Movement For Development Hails Hon Kwabena Duffour


Movement for Development, a Non Governmental Organisation has commended Hon Dr. Kwabena Duffour, Minister for Finance and Economic Planning for his remarkable contribution in the management?of the economy over the past four years of his administration.


Through the adaption of comprehensive program of fiscal consolidation and macroeconomic stability by his office, imbalances inherited from the previous administration have been addressed. Fiscal deficit according to the movement has been reduced, inflation?kept at a single digit, comfortable levels of international reserves?maintained and exchange of the domestic currency?stabilized.

G.D.P which stood at 8.8% between 2009 rose to 14.4%, making Ghana the fastest growing economy in the sub-sahara, with? G.D.P pprospects since 2012 remaining positive backed by the? Ghana statistical services provisional figure of 7.1%.

The movement maintained that provisional data on the budget for the year gives an overall fiscal deficit of GH8.1 billion, equivalent to 11.2% of G.D.P, against a target of GH4.7billion or 6.7% of G.D.P.The deficit they indicated was caused by excess spending on wages arising form the implementation of the single spine Pay policy, increases in debt servicing cost and rising subsidies of fuel and utilities, which together amount to 3.1% of G.D.P.

Unbudgeted payments also contributed 2.2 %of G.D.P to the deficit?without which?would have been 5.9%.
Inflation standing at 18.1% in December 2008 and 20.7% in June 2009 as a result of spill-over of the 2008 inflationary pressures dropped to 9.3% in November 2012. “Inflation has since remained?a single digit for 30 consecutive months through sound monetary policy” the movement noted.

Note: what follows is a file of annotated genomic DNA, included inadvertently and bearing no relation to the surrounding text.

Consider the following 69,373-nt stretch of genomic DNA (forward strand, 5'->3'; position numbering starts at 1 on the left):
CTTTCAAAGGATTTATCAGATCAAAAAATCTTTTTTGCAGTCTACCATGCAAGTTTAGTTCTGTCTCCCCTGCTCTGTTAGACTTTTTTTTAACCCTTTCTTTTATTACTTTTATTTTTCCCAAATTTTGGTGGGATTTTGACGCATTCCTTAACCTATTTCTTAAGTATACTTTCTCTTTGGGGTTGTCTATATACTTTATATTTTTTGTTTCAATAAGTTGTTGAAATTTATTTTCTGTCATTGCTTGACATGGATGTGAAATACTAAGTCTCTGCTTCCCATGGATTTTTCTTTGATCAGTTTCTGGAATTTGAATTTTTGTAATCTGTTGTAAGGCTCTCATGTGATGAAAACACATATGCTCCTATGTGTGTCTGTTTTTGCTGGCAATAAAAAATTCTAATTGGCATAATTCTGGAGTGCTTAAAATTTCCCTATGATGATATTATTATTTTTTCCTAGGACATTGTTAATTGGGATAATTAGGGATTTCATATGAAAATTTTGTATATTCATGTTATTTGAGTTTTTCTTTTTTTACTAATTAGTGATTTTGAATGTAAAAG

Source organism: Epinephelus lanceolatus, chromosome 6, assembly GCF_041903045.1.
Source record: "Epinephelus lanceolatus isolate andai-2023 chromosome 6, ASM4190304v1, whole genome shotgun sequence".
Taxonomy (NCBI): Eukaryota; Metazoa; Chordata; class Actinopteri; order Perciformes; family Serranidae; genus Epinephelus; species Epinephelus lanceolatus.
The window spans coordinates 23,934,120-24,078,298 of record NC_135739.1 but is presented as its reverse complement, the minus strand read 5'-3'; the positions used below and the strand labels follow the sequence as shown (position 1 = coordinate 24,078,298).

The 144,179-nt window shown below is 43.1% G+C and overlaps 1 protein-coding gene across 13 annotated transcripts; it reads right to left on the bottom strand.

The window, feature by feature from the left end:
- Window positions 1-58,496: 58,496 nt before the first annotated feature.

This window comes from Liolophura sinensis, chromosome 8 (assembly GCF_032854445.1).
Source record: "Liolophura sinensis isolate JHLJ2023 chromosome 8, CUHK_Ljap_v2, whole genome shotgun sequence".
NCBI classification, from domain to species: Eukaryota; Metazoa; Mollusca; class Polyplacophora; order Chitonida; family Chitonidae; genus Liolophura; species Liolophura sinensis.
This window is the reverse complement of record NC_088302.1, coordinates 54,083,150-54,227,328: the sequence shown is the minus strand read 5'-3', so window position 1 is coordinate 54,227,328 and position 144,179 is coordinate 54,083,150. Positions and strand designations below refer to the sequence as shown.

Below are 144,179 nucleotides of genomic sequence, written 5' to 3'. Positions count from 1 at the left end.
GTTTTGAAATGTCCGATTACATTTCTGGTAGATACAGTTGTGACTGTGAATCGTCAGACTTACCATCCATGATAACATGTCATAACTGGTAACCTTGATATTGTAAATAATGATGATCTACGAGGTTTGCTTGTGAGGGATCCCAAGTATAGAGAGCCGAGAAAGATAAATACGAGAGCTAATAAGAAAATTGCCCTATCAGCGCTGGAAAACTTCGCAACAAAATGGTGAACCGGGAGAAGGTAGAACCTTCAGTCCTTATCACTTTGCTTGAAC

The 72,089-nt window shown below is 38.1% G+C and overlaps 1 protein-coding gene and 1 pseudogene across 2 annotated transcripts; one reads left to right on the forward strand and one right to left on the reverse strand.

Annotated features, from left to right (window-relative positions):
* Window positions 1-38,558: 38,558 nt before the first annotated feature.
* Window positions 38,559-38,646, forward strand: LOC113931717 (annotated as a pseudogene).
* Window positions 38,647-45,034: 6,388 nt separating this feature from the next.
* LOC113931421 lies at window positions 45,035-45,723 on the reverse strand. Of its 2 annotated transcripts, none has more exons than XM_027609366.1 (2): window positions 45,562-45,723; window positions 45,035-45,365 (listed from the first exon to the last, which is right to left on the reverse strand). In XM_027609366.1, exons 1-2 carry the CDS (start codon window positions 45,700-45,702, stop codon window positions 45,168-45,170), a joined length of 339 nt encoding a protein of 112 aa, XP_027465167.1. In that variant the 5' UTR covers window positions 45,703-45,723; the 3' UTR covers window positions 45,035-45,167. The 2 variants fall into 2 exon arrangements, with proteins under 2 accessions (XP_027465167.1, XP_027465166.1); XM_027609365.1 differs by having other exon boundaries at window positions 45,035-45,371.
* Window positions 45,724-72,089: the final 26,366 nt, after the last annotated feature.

Speaking at a press briefing in Kumasi, the executive secretary of the movement?Emmanuel Opoku Mensah underscored?Bank of Ghana to have maintained tight monetary policy through successive adjustments in its policy rate?to help stabilize prices and promote ecomomic growth.The Bank he noted raised the policy rate from 17% in 2008 to 18% in 2009. As the inflationary pressures subdued. The policy rates generally declined, boosting credit to the private sector in real terms. The interest rate on 91- days? Treasury bill declined from 24.7% at the end of 2008 to 10.3% at the end of 2011.

Emmanuel?Opoku Mensah further disclosed that?since the last quarter of 2011. The Bank of Ghana has been adjusting the policy rate and reviewing their reserve requiremtns to stem the pressures on the foreign exchange market. As?at the end of November 2012, the policy rate stands at 15% and the 91-day Treasury bill, 2.3 percent. Commercial banks’ lending rates however have remained stubbornly high, declining slowly from 27.3% in 2008 to 25.7in November 2012.

The Banking sector he brought to light has similarly witnessed s substantial growth in asset size over the last four years and has become stronger in terms of solvency, liquidity and profitability. The recapitalization?? requirement of Banks ended in Decembrer 2012?with all Banks complying with the minimum requirement?of GH60million. Commercial Banks non-performing loans with peaked at 16.1% in 2010 has also declined to 13.1% at the end of November 2012

The Lowering of global growth projections and the associated global uncertainties could adversely affect the domestic economy through the trade and finance channels. On the domestic front, he indicated that liquidity injections to responfd to the fiscal pressures would potentially feed into exchange rate pressures and pose challenges to macro stability.
The Secretary of the Movement has therefore called on government to continue pursuing measures aimed at fiscal consolidation and sustaining the macroeconomic stability. This he stressed requires that?utility and fuel subsidies?are renewed early in 2013 and the sustainability of the wage bill carefully assessed.

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